SSH Without Password

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It is possible to ssh from one Linux or Mac machine to another Linux server by using only cryptographic keys instead of using a password.

Create the private key on the source computer

On the source system create the private key with the following command:

cd ~/.ssh
ssh-keygen -t rsa

Choose no passphrase when asked and accept the default filename of id_rsa. This creates both the id_rsa private key file and a public key file. Keep the private key on the source system and copy the public key to the destination system.

Move the public key to the destination computer

Now we need the move that public key from the source computer to the destination.

From the source use the following command:

scp <user>@<yourhost>:.ssh/authorized_keys

This is the username you normally use to ssh into that system. So if your username was darcy and the destination IP is then the command becomes:

scp [email protected]:.ssh/authorized_keys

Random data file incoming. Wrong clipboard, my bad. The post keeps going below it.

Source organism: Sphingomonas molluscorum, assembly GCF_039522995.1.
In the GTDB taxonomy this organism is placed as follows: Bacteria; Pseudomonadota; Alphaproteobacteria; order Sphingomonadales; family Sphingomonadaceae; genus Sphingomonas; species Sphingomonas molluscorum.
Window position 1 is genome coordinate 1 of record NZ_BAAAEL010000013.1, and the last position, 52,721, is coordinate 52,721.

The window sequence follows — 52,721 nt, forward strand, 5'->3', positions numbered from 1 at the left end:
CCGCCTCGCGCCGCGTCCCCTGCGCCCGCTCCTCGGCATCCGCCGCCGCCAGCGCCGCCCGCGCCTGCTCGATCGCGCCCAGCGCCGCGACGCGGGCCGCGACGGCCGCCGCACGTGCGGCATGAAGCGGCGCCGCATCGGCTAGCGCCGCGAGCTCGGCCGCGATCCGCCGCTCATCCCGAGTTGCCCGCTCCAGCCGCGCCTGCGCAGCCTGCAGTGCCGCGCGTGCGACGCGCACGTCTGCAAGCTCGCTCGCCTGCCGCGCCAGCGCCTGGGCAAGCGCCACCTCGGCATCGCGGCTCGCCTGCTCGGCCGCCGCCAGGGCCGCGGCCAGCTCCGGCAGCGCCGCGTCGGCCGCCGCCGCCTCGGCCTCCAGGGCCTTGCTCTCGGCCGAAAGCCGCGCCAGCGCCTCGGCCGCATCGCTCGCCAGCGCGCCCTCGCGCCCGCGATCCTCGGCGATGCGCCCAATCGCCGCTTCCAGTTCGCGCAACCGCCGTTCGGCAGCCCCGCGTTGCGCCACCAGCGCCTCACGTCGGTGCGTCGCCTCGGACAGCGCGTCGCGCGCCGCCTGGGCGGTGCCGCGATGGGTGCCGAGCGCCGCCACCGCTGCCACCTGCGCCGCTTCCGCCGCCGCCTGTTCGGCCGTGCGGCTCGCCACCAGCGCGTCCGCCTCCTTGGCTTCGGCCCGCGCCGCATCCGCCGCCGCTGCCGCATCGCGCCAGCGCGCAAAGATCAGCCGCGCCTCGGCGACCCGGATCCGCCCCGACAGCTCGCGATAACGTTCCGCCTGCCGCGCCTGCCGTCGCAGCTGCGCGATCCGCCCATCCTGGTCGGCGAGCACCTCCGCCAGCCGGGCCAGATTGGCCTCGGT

Congrats you’ve set up the ssh keys so that you no longer need to use a password when ssh’ing into that system. To test this simply do ssh like normal and it should automatically connect you.

ssh [email protected]

Add an alias

You can add an alias for this command to make it even quicker to get to that system. If you’re using a bash shell simply add this to your .bashrc file on your source computer.

alias s1='ssh [email protected]'

Now you simply need to type s1 and you’ll automatically be logged into that system.


Verify you have spelled the .ssh and authorized_keys file correctly.

Sometimes permissions needs to be set on the directory and file. Here are the permissions needed to be set.

chmod 700 .ssh
chmod 600 .ssh/authorized_keys

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